White Collar Crime: A Double Standard

As you know, the blog is currently on hiatus until early February, but sometimes I do feel the urge to write a few thoughts on a particular topic. Here goes.

Recently, Pamela Hoernschemeyer of St. Peters, MO was sentenced to 37 months in prison for using fraudulent refunds to steal over $100,000 from SSM Health Care. She was also ordered to repay $135,727.95, though it is unclear whether she actually possesses the funds to repay this amount.

While spending any time in prison must be awful and 37 months is no joke, I can’t help but feel that she got off easy. In Missouri, theft of over $25,000 is a Class B felony, punishable by up to 15 years prison (and no less than 5). Ms. Hoernschemeyer’s sentence comes out to just over 3 years. Since the threshold for a Class B felony is $25,000, surely she was eligible for much more than the 5 year minimum? Why is her sentence so short in comparison?

While it seems her sentence may have been knocked down somewhat for pleading guilty (it’s actually unclear from the article whether she pleaded guilty to these charges or other charges), I firmly believe that if Ms. Hoernschemeyer had instead walked into a bank and demanded $100,000 in cash (ignoring for a moment the implausibility of her actually getting that sum), prosecutors would have been much more aggressive in trying to put her away for a long time.

To me, this is symptomatic of the different ways we treat “white collar” vs. “blue collar” crime. Now, to be clear, I’m not a conspiracy theorist, so you won’t hear me talking about the legal system trying to “keep the poor man down.” But the truth is that the system as currently devised does carry certain imbalances. Corruption, especially among the rich and powerful, is accepted as a necessary fact of life, and I believe the legal consequences of such behavior reflect that tacit acquiescence.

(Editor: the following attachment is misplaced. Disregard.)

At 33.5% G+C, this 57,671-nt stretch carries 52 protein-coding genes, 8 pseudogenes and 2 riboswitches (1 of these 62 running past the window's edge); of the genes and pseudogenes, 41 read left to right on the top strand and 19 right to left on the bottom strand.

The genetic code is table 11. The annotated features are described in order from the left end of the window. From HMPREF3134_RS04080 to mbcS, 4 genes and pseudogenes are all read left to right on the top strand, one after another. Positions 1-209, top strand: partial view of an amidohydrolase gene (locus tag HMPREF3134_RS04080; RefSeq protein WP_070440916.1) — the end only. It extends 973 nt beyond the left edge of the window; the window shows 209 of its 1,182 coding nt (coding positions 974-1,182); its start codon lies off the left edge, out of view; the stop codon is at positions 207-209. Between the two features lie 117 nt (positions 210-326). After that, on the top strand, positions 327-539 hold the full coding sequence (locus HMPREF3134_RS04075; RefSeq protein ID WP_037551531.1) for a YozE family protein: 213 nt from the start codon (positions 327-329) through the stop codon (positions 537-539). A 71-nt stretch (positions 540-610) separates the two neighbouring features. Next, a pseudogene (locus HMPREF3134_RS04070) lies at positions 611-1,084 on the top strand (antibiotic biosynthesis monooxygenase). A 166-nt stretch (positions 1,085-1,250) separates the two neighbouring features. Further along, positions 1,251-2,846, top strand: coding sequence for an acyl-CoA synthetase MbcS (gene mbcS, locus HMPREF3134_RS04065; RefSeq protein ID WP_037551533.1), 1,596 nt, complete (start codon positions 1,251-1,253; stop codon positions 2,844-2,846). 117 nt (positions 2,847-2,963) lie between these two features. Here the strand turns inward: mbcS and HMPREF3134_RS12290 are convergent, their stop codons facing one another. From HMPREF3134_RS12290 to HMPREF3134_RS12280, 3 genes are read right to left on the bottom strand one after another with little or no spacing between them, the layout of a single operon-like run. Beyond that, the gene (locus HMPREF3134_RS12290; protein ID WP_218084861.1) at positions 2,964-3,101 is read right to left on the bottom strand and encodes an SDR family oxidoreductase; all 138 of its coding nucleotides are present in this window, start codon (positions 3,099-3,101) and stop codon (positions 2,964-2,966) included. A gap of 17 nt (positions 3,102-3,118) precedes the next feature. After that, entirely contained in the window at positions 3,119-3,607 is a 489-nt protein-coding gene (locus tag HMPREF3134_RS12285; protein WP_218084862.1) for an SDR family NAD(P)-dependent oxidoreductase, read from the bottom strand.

Those who were intimately involved with the speculation that ultimately led to the current United States financial crisis should be serving life sentences, as the losses they are responsible for have crushed countless families’ plans A, B, and C. And yet, aside from a few exceptions, they have avoided serious penalties. Even those who lost their jobs tended to do so with sizable golden parachutes.

The problem (there’s always a catch) is that much of what the financial sector did wasn’t explicitly illegal, making it hard to prosecute anyone. This only serves to further my point. We’ve made sure to have laws that cover any type of petty crime, yet taking wild risks with other people’s money (all while putting the blinders over their eyes about how out of whack things really were) is just part of the game.

Now I’ll be the first to admit there’s a lot more to discuss here, but as I already pointed out at the top, I simply can’t start to go through all the possible angles here. Some things worth considering include the following:

  • The impact of harsh criminal penalties on smart risk-taking
  • How to effectively draw the line between “making a bad call” and “swindling people out of their money”
  • How to stay ahead of the curve and close the loopholes that are keeping those to blame free from repercussions

And then of course, there’s the question whether focusing on punishment is really the right approach at all. Wouldn’t it be better to prevent white collar crime in the first place?

  • http://twitter.com/SchemaByte SchemaByte

    Laws that the poor are more likely to break have more severe penalties; your classic crack-versus-cocaine penalty fiasco driven by political pandering.

    • http://thesoapboxblog.com/ Neel Joshi

      Excellent point. Some may argue that crack has a higher association with violent crime, but to me you should be prosecuting the crime that *was* committed, not the one that *might* have been.